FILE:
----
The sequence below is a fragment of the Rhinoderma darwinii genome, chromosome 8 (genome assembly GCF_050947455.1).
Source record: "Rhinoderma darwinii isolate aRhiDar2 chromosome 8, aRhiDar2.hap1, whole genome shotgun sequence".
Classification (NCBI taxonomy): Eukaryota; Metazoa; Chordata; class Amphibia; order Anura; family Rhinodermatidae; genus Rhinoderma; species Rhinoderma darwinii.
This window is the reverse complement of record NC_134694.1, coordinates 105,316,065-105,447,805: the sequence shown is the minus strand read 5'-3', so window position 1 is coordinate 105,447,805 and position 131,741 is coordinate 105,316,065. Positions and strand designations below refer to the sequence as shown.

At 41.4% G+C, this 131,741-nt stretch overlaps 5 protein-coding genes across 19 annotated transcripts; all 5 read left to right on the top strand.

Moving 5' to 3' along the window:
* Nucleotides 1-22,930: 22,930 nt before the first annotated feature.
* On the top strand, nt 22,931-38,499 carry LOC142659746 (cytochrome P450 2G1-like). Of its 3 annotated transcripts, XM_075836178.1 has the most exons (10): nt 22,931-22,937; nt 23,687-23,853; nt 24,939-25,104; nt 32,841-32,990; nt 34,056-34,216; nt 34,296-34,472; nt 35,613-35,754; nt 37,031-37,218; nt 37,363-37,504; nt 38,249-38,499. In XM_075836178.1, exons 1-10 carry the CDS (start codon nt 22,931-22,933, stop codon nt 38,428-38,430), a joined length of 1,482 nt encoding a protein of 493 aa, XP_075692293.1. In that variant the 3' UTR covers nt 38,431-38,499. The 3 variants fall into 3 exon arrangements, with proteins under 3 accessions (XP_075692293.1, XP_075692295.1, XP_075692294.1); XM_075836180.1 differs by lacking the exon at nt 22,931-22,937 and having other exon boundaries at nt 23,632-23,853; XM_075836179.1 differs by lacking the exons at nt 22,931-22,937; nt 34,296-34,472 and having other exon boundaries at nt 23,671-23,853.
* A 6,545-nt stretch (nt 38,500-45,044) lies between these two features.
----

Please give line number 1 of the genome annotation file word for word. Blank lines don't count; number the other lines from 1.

The sequence below is a fragment of the Rhinoderma darwinii genome, chromosome 8 (genome assembly GCF_050947455.1).